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Kepper v. School Directors of Dist. No. 120

ILLINOIS APPELLATE COURT — THIRD DISTRICT


MARCH 24, 1975.

THOMAS KEPPER, PLAINTIFF-APPELLANT,

v.

SCHOOL DIRECTORS OF DISTRICT NO. 120, COUNTY OF LA SALLE, DEFENDANT-APPELLEE.

APPEAL from the Circuit Court of La Salle County; the Hon. JOHN DAVID ZWANZIG, Judge, presiding.

MR. JUSTICE ALLOY DELIVERED THE OPINION OF THE COURT:

This is an appeal from orders of the Circuit Court of La Salle County which dismissed the complaint of plaintiff, Thomas Kepper, and denied his motion to vacate the judgment and reinstate the complaint.

The complaint before us alleges that the defendant school board wrongfully discharged plaintiff, who was a school custodian, in breach of his contract of employment. He asked for damages of $120,115.68. Defendant, in presenting the motion to dismiss, asserted that there was no contract of employment for a specific time and that plaintiff was, therefore, an employee at will, with his employment terminable at any time by defendant or plaintiff himself. The trial court agreed. From the record before us, it is apparent that Kepper began working as custodian for the La Salle-Peru Township High School District No. 120, about March 1, 1960. He was a member of Service Employees Union Local 138 throughout the period of his employment with defendant. The record also shows that the union and the school board negotiated every year for certain wages and related terms applicable to male custodians such as Kepper.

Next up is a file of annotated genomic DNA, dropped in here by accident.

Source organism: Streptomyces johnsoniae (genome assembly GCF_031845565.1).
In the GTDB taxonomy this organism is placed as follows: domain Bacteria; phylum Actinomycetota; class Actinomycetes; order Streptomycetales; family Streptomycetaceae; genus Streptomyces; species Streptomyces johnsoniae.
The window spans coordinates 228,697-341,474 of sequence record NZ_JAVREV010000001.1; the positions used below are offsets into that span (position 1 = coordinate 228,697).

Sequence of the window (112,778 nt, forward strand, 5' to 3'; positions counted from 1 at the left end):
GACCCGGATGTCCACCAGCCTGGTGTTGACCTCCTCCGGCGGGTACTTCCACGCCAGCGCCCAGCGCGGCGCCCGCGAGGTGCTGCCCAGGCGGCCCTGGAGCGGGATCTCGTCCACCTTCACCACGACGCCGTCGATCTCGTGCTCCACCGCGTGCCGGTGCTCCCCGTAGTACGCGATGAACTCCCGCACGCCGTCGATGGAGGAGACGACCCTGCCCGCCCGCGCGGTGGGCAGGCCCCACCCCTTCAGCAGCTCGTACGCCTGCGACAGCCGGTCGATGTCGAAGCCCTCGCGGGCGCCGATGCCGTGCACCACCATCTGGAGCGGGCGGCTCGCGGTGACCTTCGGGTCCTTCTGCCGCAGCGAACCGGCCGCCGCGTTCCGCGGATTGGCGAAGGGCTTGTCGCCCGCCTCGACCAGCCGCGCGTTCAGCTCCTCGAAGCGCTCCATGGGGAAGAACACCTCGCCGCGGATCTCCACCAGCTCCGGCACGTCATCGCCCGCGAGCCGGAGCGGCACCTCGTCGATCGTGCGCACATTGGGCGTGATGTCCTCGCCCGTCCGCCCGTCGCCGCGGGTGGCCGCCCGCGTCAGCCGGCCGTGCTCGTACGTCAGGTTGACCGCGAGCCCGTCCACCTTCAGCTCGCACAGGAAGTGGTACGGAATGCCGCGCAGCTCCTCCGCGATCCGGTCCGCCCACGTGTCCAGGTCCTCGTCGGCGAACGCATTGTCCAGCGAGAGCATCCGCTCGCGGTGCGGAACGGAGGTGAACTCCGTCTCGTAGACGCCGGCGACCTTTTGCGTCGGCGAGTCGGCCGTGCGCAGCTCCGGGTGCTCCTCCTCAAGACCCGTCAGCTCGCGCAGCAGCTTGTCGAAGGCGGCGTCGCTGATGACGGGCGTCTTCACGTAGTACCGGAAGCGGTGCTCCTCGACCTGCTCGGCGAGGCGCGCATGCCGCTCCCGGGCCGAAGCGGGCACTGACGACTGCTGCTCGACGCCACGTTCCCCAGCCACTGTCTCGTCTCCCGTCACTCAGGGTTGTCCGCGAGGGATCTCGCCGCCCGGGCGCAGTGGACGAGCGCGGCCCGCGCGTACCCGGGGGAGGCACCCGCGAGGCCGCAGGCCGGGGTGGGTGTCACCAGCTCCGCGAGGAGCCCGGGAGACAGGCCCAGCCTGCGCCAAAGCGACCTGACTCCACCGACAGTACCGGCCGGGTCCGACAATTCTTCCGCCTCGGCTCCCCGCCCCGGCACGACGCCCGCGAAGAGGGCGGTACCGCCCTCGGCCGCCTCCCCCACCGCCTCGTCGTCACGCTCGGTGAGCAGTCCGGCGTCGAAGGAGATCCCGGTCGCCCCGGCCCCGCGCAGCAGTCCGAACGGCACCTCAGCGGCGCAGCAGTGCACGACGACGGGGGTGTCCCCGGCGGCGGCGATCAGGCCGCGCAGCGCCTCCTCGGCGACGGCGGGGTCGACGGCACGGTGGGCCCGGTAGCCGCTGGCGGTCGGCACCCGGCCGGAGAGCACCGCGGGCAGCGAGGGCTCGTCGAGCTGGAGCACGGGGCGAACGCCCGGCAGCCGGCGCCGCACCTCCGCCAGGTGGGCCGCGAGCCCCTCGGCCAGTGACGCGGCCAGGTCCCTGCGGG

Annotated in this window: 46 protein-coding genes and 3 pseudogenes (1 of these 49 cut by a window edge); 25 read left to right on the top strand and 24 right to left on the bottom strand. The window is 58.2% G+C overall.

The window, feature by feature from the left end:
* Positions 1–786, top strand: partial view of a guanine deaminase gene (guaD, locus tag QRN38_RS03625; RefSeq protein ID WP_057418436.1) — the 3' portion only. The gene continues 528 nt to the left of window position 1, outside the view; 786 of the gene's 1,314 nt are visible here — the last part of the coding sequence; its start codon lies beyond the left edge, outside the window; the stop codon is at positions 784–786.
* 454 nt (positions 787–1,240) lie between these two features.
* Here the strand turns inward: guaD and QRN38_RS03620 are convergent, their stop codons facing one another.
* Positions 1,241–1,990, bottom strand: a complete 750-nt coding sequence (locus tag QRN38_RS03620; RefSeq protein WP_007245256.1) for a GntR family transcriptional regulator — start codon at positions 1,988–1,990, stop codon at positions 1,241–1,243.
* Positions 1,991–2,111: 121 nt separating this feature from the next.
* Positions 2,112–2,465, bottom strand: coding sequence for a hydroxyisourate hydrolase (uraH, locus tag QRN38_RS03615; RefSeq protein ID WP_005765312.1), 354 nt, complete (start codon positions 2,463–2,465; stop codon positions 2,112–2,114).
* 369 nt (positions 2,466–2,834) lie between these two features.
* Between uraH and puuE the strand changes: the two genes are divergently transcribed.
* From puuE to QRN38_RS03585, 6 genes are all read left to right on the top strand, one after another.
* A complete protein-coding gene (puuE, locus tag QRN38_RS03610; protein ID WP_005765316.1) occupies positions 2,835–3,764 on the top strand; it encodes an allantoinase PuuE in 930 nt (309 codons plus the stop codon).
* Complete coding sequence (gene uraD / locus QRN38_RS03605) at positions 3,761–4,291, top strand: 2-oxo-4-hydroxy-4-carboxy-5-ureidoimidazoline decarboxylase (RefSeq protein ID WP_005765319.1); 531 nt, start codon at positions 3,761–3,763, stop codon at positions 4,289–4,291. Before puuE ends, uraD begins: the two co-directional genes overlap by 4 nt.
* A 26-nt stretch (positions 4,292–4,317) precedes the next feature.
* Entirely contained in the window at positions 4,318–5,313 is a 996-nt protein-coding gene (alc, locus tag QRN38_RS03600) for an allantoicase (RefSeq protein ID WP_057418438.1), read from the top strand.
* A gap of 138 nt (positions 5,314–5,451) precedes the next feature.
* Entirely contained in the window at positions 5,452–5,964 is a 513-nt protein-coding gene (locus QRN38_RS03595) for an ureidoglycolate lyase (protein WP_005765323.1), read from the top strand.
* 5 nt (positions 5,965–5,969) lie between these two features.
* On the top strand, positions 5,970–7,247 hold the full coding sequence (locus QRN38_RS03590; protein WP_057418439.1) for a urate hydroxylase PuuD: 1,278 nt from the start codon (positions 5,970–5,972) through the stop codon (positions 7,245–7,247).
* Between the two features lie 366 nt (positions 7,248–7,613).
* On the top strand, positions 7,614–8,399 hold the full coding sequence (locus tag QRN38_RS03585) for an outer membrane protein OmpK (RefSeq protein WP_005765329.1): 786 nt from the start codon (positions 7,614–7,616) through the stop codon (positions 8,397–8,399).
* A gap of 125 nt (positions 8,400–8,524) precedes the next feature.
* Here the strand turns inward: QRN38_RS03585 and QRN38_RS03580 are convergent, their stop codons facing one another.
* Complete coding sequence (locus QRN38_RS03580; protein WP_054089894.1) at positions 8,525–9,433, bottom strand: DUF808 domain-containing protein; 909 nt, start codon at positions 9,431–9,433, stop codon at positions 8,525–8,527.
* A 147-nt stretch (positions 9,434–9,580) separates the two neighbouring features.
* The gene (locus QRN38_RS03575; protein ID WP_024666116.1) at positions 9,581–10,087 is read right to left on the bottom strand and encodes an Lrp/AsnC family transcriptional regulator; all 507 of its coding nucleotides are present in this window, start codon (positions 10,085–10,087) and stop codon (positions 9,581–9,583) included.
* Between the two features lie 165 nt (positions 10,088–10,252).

It is alleged in the complaint that the Union entered into an agreement with the defendant Board on July 1, 1970, and as a result of such agreement plaintiff was to render custodial duties in the high school. It is asserted that the Board agreed to employ plaintiff in accordance with the "Working Agreement with Male Custodians" for a 1-year period. A copy of the working agreement for the period from July 1, 1969, to July 1, 1970, was attached to the complaint by amendment as an example of the agreement's terms. Plaintiff asserted that he was under a contract of employment from July 1, 1970, to July 1, 1971, and that his discharge on September 28, 1970, without assigning a specific reason, was in breach of that contract. The "Working Agreement" attached to the complaint is a three-page typewritten document which bears the high school's name at the top. It is not signed by anybody. It consists solely of headings — "Wages," "Overtime," "Vacations," "Leave," "Retirement," "Holidays," and "Conditions," with several provisions under each heading. No individual name of any employee is mentioned and the Union is referred to only in the seniority and dues provisions under "Conditions."

Defendant pointed out, since the attached "Working Agreement" to the complaint was dated July 1, 1969, to July 1, 1970, and does not encompass the date of the plaintiff's discharge, that the document should not even be considered. Plaintiff responded that a copy of the relevant July 1, 1970, to July 1, 1971, agreement was not available when the complaint was filed and alleges in his brief that the relevant terms of the working agreement are identical to those of the one attached to the complaint. We have considered the provisions on the basis of this assertion, and, since the point does not seem to have been argued in the trial court, we assume for the purposes of this opinion that the terms of the copy of the agreement before us also cover the period from July 1, 1970, to July 1, 1971.